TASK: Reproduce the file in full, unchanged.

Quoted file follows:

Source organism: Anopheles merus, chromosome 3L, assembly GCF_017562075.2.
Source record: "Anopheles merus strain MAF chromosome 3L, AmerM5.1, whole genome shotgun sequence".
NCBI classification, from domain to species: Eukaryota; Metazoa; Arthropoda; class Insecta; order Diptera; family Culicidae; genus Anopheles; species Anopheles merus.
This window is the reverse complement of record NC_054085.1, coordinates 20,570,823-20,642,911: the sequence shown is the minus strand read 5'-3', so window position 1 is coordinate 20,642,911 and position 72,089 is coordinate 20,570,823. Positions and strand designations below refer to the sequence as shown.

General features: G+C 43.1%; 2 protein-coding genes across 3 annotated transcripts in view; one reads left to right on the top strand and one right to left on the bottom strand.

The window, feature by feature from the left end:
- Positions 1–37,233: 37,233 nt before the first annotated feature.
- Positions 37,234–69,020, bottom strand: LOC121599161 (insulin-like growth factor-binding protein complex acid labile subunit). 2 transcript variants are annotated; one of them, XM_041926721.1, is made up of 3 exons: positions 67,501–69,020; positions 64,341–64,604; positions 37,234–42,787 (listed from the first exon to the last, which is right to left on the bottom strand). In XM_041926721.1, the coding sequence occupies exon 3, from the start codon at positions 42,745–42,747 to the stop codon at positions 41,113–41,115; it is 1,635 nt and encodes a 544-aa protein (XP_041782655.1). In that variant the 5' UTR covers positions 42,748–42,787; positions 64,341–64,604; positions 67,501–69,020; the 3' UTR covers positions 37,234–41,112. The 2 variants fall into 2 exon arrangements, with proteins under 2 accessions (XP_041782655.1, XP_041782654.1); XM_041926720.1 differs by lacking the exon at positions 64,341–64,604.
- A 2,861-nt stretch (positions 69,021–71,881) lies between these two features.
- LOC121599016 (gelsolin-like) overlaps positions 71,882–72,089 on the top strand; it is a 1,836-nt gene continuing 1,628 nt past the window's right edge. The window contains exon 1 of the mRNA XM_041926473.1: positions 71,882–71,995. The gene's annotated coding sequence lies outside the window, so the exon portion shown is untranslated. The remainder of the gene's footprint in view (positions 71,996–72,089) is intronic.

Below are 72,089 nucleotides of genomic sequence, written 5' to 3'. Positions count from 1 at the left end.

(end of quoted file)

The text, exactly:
Source organism: Anopheles merus, chromosome 3L, assembly GCF_017562075.2.
Source record: "Anopheles merus strain MAF chromosome 3L, AmerM5.1, whole genome shotgun sequence".
NCBI classification, from domain to species: Eukaryota; Metazoa; Arthropoda; class Insecta; order Diptera; family Culicidae; genus Anopheles; species Anopheles merus.
This window is the reverse complement of record NC_054085.1, coordinates 20,570,823-20,642,911: the sequence shown is the minus strand read 5'-3', so window position 1 is coordinate 20,642,911 and position 72,089 is coordinate 20,570,823. Positions and strand designations below refer to the sequence as shown.

General features: G+C 43.1%; 2 protein-coding genes across 3 annotated transcripts in view; one reads left to right on the top strand and one right to left on the bottom strand.

The window, feature by feature from the left end:
- Positions 1–37,233: 37,233 nt before the first annotated feature.
- Positions 37,234–69,020, bottom strand: LOC121599161 (insulin-like growth factor-binding protein complex acid labile subunit). 2 transcript variants are annotated; one of them, XM_041926721.1, is made up of 3 exons: positions 67,501–69,020; positions 64,341–64,604; positions 37,234–42,787 (listed from the first exon to the last, which is right to left on the bottom strand). In XM_041926721.1, the coding sequence occupies exon 3, from the start codon at positions 42,745–42,747 to the stop codon at positions 41,113–41,115; it is 1,635 nt and encodes a 544-aa protein (XP_041782655.1). In that variant the 5' UTR covers positions 42,748–42,787; positions 64,341–64,604; positions 67,501–69,020; the 3' UTR covers positions 37,234–41,112. The 2 variants fall into 2 exon arrangements, with proteins under 2 accessions (XP_041782655.1, XP_041782654.1); XM_041926720.1 differs by lacking the exon at positions 64,341–64,604.
- A 2,861-nt stretch (positions 69,021–71,881) lies between these two features.
- LOC121599016 (gelsolin-like) overlaps positions 71,882–72,089 on the top strand; it is a 1,836-nt gene continuing 1,628 nt past the window's right edge. The window contains exon 1 of the mRNA XM_041926473.1: positions 71,882–71,995. The gene's annotated coding sequence lies outside the window, so the exon portion shown is untranslated. The remainder of the gene's footprint in view (positions 71,996–72,089) is intronic.

Below are 72,089 nucleotides of genomic sequence, written 5' to 3'. Positions count from 1 at the left end.